A few yards away, officials of Madhya Pradesh Ecotourism Board and Rural Tourism were engaged in a presentation and animated discussion on ecotourism.
Feeling tired after the journey, we wearily made our way to the hotel to rest a while before the evening function. At an official function set against the backdrop of an old ruin, Rajvardhan Singh Dattigaon, Minister of Industry Policy and Investment in Madhya Pradesh drew attention to the government’s plans to go big on eco tourism and sustainable tourism in Mandu and said that the potential of Mandu as a tourist hotspot needs to be developed and the Mandu festival in the middle of a pandemic is a step in that direction.
Seconding his views, Usha Thakur, Minister of Tourism, Culture and Adhyatm said that local people will benefit if tourism picks up in Mandu and government is going ahead with plans to develop the town as a wellness destination, a destination for rural, eco friendly tourism and also a huge repository of culture and art from the ancient times. “We took the initiative to hold the second year of Mandu festival in the middle of the pandemic as Madhya Pradesh has had a recovery rate of 97 per cent from coronavirus infections and people are fatigued from a year of battle against the pandemic. This festival will help infuse energy into local businesses as tourism will boost the local economy.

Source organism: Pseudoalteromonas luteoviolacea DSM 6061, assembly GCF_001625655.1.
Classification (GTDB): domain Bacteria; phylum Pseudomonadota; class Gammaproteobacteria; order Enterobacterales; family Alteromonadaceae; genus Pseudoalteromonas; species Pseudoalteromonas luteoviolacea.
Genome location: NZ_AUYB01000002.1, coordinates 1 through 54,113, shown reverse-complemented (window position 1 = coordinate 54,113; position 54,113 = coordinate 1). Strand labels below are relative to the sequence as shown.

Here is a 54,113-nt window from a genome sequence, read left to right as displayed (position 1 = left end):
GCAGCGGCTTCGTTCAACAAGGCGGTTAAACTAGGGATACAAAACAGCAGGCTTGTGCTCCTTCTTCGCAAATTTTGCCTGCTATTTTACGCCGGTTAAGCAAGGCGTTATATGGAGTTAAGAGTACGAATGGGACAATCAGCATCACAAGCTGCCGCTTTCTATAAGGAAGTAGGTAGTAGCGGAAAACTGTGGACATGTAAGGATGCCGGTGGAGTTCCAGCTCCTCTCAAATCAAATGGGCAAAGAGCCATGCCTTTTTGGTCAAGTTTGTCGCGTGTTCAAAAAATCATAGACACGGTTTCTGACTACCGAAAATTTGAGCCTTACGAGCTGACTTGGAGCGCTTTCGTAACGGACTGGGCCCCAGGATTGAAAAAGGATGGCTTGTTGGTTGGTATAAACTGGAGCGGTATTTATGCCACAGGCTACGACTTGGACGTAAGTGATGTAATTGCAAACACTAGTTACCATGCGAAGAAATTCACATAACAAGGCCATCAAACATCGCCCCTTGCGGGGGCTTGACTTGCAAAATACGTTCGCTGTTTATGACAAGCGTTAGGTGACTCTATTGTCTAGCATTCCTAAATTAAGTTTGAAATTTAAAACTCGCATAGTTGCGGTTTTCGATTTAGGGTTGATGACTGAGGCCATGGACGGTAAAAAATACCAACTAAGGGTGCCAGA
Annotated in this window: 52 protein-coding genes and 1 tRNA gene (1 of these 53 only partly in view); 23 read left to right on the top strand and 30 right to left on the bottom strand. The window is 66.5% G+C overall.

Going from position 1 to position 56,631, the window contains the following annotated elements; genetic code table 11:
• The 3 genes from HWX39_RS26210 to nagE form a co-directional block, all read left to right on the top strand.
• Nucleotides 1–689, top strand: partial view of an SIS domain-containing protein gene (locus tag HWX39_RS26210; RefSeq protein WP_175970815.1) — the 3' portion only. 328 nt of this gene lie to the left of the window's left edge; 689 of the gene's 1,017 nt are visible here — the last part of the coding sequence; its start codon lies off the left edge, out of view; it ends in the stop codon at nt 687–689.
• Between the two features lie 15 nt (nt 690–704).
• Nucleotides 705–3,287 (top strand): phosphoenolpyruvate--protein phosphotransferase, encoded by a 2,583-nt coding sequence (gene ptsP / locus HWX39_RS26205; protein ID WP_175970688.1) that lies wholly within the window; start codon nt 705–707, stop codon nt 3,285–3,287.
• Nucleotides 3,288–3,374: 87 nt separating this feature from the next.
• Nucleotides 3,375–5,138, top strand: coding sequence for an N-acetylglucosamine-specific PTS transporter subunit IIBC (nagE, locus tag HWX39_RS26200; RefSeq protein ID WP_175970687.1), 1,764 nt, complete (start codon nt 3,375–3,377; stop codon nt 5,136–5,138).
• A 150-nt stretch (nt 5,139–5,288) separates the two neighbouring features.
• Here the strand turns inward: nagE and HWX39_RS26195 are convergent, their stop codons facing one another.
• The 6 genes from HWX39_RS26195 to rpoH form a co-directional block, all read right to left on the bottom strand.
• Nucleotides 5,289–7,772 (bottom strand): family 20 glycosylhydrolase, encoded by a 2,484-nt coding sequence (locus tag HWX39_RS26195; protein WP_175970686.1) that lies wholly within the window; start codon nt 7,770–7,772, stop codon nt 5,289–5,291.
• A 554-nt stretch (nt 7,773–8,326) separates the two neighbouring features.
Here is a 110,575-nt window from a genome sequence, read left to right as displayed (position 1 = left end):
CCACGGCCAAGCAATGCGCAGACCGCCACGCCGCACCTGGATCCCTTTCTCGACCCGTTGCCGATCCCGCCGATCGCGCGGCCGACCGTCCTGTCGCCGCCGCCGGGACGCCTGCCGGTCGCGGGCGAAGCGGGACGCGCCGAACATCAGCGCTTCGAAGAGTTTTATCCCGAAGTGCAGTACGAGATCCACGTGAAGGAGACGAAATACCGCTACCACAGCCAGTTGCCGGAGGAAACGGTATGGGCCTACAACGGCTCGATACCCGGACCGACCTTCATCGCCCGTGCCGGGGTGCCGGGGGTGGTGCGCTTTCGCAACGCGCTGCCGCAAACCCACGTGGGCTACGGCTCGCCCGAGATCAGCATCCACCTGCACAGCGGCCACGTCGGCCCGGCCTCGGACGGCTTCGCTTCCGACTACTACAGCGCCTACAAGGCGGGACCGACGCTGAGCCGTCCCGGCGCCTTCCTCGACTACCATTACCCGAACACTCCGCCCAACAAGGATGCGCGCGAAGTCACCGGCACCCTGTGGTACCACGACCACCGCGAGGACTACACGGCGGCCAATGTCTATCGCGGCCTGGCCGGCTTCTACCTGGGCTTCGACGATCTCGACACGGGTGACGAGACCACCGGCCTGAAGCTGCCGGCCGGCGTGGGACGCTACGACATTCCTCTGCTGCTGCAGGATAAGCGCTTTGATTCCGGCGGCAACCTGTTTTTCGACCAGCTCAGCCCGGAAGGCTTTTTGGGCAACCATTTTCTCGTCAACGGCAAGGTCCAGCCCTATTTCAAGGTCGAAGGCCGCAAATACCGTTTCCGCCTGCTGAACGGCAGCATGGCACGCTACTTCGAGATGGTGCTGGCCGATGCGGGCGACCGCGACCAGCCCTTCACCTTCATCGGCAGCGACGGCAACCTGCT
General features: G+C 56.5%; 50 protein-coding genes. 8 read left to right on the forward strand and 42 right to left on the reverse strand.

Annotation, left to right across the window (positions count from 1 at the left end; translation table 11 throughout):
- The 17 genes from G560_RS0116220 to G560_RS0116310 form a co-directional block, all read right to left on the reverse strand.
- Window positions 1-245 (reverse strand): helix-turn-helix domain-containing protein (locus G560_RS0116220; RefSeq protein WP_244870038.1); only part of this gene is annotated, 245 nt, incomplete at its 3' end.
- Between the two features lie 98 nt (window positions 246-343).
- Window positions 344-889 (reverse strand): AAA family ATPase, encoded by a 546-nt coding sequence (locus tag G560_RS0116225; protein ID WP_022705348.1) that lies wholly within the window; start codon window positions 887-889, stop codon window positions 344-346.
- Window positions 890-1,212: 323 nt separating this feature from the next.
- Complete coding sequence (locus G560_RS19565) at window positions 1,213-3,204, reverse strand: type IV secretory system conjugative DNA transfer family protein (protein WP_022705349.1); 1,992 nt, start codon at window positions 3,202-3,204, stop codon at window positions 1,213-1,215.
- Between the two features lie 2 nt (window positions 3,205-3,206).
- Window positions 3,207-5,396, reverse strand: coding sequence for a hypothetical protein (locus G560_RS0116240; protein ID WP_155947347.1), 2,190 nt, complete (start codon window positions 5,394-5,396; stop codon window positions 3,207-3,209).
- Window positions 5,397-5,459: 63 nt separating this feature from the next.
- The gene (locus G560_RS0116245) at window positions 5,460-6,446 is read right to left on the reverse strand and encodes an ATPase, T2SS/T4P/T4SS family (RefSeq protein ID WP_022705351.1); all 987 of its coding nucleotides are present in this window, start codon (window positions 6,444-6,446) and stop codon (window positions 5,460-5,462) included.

The government is putting together a road map to develop tourism in a sustainable and eco friendly manner and much has to be done”, Thakur said.
After a performance by a Mandu dance troupe of school children, it was time for the folk fusion band from Mumbai, Kabir Cafe to perform. It felt unreal to be sitting at a concert with masks on and people frequently disinfecting hands with sanitisers, but the brilliant base of Kabir Cafe’s guitarist eased all discomfort.